And that’s just the start of it. She said she must “test the market” to ensure that she experiences the same fraud in the course of her investigation. And she emphasized the need to give the “bad guys” a chance to respond before the story airs: “You are not doing journalism if you do not give the person an opportunity to respond to those allegations; that is always a must.”

While they may not want to give a statement, she says journalists must make several attempts to contact them and no response or an unclear answer is not enough: “I need the person saying no.”

Laurie Few gives students a demonstration on hidden camera techniques.

Laurie Few gives students a demonstration on hidden camera techniques.

Investigative work, Few insisted, is also about more than hidden cameras and undercover work. She said investigative journalists must also care deeply about the stories they tell and be optimistic about their ability to get the story. It was the empathy and patience of 16×9 host and producer Carolyn Jarvis, Few noted, that led to their successful investigation of the 2014 shooting deaths of three RCMP officers in Moncton, N.B.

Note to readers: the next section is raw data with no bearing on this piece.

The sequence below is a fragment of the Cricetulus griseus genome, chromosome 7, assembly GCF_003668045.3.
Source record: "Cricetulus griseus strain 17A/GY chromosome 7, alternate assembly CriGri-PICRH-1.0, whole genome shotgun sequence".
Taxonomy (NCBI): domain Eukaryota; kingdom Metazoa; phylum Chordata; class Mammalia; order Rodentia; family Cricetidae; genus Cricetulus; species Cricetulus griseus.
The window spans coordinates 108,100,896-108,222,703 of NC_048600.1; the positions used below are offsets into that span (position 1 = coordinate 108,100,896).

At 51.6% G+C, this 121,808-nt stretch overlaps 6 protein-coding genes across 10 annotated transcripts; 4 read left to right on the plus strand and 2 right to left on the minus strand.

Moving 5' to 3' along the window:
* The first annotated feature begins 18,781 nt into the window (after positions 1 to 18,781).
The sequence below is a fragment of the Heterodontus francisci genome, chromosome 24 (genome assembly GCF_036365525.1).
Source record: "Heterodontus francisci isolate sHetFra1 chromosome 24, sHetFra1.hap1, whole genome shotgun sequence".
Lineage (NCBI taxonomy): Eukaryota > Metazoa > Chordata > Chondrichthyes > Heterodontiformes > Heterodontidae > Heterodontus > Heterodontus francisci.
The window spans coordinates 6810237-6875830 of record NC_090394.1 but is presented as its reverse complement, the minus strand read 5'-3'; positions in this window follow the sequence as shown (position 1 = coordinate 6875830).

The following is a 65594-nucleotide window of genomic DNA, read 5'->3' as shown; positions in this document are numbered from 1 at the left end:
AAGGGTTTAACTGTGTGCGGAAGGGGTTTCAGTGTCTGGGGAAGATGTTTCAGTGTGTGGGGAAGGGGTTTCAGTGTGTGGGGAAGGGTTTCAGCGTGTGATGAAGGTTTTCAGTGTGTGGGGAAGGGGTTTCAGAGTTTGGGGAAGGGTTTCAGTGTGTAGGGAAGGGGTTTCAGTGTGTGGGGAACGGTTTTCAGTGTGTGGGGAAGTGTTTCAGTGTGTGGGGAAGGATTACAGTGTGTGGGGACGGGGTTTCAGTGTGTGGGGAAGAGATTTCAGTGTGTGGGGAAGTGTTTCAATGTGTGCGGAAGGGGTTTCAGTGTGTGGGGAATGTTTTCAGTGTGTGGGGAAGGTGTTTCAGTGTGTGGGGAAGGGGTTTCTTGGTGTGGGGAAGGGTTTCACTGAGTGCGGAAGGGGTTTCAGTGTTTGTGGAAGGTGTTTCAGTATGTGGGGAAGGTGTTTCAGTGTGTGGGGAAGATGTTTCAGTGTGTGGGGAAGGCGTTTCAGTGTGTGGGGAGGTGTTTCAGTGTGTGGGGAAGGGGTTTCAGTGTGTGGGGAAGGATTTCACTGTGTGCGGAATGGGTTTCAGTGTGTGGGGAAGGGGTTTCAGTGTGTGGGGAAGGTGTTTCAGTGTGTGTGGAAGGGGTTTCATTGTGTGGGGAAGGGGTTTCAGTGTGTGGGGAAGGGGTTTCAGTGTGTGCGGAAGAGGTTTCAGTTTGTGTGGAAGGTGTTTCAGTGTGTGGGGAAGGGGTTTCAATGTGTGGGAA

“We were looking at the lack of training and the lack of equipment…Long story short, as one of the [officers interviewed] said: ‘We took a knife to a gunfight.’ Those officers are dead, almost without question, because they weren’t properly armed or trained,” she said.

The challenge with the investigation was that most RCMP officers were unwilling to talk.

“They sign an agreement when they are taken on by the force that they cannot speak out against the force; it’s written into their contract. So how the heck are we going to get these guys to talk to us? They are risking their careers, their lifetime commitment to the RCMP, their reputations.”

But as Few says: “Don’t walk into a situation thinking ‘Why would anyone talk to me?’”